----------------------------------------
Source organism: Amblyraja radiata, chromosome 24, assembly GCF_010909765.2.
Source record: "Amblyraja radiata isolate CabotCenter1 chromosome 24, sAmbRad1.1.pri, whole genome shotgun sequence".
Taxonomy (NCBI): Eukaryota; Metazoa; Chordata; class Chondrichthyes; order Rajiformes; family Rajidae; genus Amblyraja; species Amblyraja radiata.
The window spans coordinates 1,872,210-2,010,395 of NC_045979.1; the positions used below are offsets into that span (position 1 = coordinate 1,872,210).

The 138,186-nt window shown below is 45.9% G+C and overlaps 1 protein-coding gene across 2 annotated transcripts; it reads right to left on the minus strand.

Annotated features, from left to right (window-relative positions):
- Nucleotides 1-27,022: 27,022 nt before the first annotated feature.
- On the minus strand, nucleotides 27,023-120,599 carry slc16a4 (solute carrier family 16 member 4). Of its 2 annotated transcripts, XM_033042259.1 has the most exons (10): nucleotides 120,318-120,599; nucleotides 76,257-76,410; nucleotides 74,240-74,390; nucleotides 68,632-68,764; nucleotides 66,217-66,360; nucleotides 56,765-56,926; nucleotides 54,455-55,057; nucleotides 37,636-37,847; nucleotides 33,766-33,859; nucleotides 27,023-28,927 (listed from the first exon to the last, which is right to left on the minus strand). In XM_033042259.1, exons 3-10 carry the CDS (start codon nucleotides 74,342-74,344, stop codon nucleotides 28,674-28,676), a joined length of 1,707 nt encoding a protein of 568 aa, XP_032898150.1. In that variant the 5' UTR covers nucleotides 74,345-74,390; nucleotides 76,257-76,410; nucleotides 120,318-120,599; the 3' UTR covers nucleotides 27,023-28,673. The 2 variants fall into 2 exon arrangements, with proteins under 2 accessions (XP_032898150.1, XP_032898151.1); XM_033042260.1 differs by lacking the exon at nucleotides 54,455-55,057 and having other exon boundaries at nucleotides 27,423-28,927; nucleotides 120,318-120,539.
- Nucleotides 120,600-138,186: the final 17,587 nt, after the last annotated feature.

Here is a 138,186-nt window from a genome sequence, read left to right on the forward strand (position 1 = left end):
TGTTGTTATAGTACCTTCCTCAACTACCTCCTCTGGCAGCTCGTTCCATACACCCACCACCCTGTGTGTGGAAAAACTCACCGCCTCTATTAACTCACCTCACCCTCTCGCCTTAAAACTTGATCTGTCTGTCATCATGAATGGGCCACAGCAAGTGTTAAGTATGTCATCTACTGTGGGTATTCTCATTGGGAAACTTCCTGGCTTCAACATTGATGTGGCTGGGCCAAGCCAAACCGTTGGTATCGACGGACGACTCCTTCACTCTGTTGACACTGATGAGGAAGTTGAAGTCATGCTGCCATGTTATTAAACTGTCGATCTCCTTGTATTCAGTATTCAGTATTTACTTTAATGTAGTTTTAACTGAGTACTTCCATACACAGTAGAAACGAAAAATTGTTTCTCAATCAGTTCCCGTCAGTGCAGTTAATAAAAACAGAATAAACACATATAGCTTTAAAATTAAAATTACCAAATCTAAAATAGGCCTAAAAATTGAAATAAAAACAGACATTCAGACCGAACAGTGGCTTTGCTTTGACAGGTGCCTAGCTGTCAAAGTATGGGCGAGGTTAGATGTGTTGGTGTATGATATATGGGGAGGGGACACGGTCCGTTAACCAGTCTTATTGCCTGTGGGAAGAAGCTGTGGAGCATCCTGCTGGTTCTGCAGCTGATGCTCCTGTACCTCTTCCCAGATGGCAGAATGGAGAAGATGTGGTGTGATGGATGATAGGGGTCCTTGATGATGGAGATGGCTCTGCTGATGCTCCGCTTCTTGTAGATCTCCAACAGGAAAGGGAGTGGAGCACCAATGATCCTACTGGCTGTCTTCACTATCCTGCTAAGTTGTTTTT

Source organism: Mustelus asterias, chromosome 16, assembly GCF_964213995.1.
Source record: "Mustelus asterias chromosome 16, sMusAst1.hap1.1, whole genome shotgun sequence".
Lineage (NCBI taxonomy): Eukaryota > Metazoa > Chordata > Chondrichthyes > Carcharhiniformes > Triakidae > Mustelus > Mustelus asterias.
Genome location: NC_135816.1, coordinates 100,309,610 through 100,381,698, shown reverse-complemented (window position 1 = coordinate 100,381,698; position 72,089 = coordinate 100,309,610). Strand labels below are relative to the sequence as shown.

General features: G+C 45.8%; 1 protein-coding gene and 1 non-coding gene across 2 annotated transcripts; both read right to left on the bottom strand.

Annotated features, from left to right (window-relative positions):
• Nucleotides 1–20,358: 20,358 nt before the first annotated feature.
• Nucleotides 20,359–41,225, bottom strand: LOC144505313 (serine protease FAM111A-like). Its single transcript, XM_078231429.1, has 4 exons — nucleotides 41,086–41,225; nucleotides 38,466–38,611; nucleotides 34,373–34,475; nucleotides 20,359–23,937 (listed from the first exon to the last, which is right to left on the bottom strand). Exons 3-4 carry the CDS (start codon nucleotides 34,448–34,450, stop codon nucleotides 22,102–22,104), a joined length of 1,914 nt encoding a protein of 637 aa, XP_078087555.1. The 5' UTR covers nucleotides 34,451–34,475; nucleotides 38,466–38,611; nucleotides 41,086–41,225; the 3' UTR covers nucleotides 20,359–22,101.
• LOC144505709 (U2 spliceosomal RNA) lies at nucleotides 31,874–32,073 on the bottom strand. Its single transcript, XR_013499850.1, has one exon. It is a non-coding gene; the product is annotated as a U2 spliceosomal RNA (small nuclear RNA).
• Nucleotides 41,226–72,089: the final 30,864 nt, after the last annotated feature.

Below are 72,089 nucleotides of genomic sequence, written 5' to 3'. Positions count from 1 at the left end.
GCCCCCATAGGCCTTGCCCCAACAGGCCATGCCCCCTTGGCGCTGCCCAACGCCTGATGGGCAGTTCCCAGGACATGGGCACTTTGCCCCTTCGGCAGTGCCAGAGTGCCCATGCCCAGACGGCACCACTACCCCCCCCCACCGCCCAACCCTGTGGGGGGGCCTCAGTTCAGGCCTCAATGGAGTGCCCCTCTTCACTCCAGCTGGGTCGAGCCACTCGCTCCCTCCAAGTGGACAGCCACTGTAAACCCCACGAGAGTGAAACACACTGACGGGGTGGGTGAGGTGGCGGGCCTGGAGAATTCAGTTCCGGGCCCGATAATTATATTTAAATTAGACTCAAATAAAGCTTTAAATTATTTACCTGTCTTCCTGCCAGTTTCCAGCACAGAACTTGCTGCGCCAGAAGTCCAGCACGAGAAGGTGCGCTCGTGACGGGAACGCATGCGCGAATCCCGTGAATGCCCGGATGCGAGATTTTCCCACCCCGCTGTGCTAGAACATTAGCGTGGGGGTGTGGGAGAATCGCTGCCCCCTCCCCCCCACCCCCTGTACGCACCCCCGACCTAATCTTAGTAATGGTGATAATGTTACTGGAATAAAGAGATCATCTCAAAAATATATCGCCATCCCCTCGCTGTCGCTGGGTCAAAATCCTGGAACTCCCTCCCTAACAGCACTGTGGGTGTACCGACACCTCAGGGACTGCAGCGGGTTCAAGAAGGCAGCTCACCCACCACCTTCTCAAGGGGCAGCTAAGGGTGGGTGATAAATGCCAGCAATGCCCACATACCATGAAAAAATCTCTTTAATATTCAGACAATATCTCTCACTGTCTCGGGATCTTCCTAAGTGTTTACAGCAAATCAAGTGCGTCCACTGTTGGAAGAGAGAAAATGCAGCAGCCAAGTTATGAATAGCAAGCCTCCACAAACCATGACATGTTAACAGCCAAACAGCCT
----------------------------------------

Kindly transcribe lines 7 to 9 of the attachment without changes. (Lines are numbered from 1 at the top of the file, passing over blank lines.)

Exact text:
- Nucleotides 1-27,022: 27,022 nt before the first annotated feature.
- On the minus strand, nucleotides 27,023-120,599 carry slc16a4 (solute carrier family 16 member 4). Of its 2 annotated transcripts, XM_033042259.1 has the most exons (10): nucleotides 120,318-120,599; nucleotides 76,257-76,410; nucleotides 74,240-74,390; nucleotides 68,632-68,764; nucleotides 66,217-66,360; nucleotides 56,765-56,926; nucleotides 54,455-55,057; nucleotides 37,636-37,847; nucleotides 33,766-33,859; nucleotides 27,023-28,927 (listed from the first exon to the last, which is right to left on the minus strand). In XM_033042259.1, exons 3-10 carry the CDS (start codon nucleotides 74,342-74,344, stop codon nucleotides 28,674-28,676), a joined length of 1,707 nt encoding a protein of 568 aa, XP_032898150.1. In that variant the 5' UTR covers nucleotides 74,345-74,390; nucleotides 76,257-76,410; nucleotides 120,318-120,599; the 3' UTR covers nucleotides 27,023-28,673. The 2 variants fall into 2 exon arrangements, with proteins under 2 accessions (XP_032898150.1, XP_032898151.1); XM_033042260.1 differs by lacking the exon at nucleotides 54,455-55,057 and having other exon boundaries at nucleotides 27,423-28,927; nucleotides 120,318-120,539.
- Nucleotides 120,600-138,186: the final 17,587 nt, after the last annotated feature.